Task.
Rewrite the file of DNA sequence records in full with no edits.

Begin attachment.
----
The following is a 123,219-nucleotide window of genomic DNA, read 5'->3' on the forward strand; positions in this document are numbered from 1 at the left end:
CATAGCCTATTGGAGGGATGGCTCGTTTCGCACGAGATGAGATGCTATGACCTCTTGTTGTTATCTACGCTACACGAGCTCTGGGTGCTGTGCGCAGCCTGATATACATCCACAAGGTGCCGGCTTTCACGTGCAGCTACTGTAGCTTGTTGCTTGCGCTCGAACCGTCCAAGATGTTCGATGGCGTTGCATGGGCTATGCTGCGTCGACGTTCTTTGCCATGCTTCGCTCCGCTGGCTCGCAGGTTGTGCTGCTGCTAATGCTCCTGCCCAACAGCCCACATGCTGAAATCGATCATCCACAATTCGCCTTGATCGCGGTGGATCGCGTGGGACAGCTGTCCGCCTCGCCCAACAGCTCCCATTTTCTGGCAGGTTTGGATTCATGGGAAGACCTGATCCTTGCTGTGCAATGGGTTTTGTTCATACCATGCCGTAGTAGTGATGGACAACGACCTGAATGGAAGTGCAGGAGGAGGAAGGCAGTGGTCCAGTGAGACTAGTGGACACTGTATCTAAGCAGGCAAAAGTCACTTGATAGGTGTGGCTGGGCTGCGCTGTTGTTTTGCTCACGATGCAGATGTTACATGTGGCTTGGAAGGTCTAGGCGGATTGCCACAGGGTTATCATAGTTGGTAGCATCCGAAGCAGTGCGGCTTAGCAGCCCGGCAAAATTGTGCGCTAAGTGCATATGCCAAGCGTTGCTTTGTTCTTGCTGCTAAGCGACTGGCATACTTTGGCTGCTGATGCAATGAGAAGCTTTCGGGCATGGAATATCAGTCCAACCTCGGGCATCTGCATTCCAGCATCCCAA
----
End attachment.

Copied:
The following is a 123,219-nucleotide window of genomic DNA, read 5'->3' on the forward strand; positions in this document are numbered from 1 at the left end:
CATAGCCTATTGGAGGGATGGCTCGTTTCGCACGAGATGAGATGCTATGACCTCTTGTTGTTATCTACGCTACACGAGCTCTGGGTGCTGTGCGCAGCCTGATATACATCCACAAGGTGCCGGCTTTCACGTGCAGCTACTGTAGCTTGTTGCTTGCGCTCGAACCGTCCAAGATGTTCGATGGCGTTGCATGGGCTATGCTGCGTCGACGTTCTTTGCCATGCTTCGCTCCGCTGGCTCGCAGGTTGTGCTGCTGCTAATGCTCCTGCCCAACAGCCCACATGCTGAAATCGATCATCCACAATTCGCCTTGATCGCGGTGGATCGCGTGGGACAGCTGTCCGCCTCGCCCAACAGCTCCCATTTTCTGGCAGGTTTGGATTCATGGGAAGACCTGATCCTTGCTGTGCAATGGGTTTTGTTCATACCATGCCGTAGTAGTGATGGACAACGACCTGAATGGAAGTGCAGGAGGAGGAAGGCAGTGGTCCAGTGAGACTAGTGGACACTGTATCTAAGCAGGCAAAAGTCACTTGATAGGTGTGGCTGGGCTGCGCTGTTGTTTTGCTCACGATGCAGATGTTACATGTGGCTTGGAAGGTCTAGGCGGATTGCCACAGGGTTATCATAGTTGGTAGCATCCGAAGCAGTGCGGCTTAGCAGCCCGGCAAAATTGTGCGCTAAGTGCATATGCCAAGCGTTGCTTTGTTCTTGCTGCTAAGCGACTGGCATACTTTGGCTGCTGATGCAATGAGAAGCTTTCGGGCATGGAATATCAGTCCAACCTCGGGCATCTGCATTCCAGCATCCCAA